From: Beman Dawes (bdawes_at_[hidden])
Date: 2003-06-26 19:39:25
At 04:21 PM 6/26/2003, Brian McNamara wrote:
>While some of these names are ones that I have made up, and thus can be
>changed "on a whim" to lowercase versions, there are still two classes
>of naming issues which I hesitate to change:
> Haskell names. Many functoids (like enumFromTo, takeWhile, zipWith,
> etc.) and datatypes (like Maybe) have the exact same names and
> behavior as their counterparts in the Haskell programming language.
> I've named them this way to cater to programmers coming from a
> Haskell background, and am hesitant to change them.
Don't underrate Haskell programmers. The ones I know have the kind of minds
where if you switched the names to pig latin, they wouldn't skip a beat.
> Functoid types. The obvious alternative to naming the type of a
> functoid with a leading capital letter (e.g. "compose" has type
> "Compose") is to add a suffix (e.g. make it so "compose" has type
> "compose_type"). Functoid type names are used a lot, though, and I
> am not fond of the idea of making the type names longer than the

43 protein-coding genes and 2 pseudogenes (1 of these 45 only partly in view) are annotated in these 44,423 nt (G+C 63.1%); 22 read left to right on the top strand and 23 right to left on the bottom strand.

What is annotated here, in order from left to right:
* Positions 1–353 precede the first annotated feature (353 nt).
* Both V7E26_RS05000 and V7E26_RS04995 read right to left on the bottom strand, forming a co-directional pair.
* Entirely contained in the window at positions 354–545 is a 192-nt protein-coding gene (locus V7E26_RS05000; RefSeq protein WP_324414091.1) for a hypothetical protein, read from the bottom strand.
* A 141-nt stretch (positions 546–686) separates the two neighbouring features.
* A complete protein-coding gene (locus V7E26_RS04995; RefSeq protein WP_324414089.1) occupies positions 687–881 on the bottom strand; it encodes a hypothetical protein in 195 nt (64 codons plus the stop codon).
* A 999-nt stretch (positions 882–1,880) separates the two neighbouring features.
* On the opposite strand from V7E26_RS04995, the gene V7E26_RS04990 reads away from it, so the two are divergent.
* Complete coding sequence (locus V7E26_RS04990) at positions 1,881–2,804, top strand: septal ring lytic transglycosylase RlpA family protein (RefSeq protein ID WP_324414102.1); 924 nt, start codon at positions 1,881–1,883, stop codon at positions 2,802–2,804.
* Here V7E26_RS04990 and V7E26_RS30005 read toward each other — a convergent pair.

> names of the instances.
I personally dislike the use of _type in such cases, but I think consistent
naming has enough advantages that it wins out over personal preferences. I
probably won't vote against a library which used such names for Functoid
types, particularly if it represented an important body of existing code,
but why run the risk?
>I dunno if either of the examples above constitutes reason enough to
>bend the rules with regards to naming conventions, but I want to ask.
One case I'm aware of where it makes a lot of sense to bend the rules is
with certain few mathematical names which traditionally changed meaning
when their case changed. That's a pretty strong argument. But almost all
other cases come down to personal preference rather than strong arguments.
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